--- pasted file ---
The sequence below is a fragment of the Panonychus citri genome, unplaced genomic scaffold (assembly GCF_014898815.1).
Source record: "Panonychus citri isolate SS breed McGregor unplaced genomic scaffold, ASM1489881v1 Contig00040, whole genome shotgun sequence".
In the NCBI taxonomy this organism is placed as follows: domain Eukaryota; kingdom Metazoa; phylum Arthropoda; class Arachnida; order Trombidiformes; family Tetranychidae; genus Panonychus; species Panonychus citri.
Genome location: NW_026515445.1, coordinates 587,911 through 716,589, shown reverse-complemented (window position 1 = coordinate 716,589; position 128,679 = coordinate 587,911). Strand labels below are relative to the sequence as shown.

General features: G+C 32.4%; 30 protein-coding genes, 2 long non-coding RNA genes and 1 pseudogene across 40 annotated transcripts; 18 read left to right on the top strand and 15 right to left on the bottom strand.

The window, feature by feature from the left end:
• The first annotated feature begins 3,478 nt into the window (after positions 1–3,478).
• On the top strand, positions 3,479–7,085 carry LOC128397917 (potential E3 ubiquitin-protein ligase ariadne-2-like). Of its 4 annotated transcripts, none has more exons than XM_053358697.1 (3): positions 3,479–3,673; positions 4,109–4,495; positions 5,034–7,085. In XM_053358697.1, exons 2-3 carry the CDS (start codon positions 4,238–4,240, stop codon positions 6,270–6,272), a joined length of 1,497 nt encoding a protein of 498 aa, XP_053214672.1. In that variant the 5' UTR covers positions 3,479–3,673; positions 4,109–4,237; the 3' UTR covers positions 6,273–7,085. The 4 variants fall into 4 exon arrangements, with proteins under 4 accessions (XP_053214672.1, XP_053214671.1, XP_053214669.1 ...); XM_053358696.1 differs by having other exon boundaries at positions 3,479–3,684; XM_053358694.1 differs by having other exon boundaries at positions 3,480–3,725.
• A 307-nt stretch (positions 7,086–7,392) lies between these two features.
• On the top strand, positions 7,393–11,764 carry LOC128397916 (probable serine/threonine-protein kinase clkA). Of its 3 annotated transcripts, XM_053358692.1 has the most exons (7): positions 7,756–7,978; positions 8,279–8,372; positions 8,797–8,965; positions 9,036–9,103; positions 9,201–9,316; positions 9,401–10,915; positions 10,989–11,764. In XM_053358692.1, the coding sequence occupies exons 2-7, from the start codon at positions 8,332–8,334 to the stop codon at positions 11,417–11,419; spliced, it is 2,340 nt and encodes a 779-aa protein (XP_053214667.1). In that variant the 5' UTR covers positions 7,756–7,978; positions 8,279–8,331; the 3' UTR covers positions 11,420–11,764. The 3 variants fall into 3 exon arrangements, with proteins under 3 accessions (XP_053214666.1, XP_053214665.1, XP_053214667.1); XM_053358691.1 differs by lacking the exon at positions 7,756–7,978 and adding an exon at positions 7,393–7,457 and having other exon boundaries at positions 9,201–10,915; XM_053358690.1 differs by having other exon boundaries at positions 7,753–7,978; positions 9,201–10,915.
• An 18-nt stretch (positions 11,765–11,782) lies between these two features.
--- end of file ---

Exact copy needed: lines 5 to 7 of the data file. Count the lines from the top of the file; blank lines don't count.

General features: G+C 32.4%; 30 protein-coding genes, 2 long non-coding RNA genes and 1 pseudogene across 40 annotated transcripts; 18 read left to right on the top strand and 15 right to left on the bottom strand.

The window, feature by feature from the left end:
• The first annotated feature begins 3,478 nt into the window (after positions 1–3,478).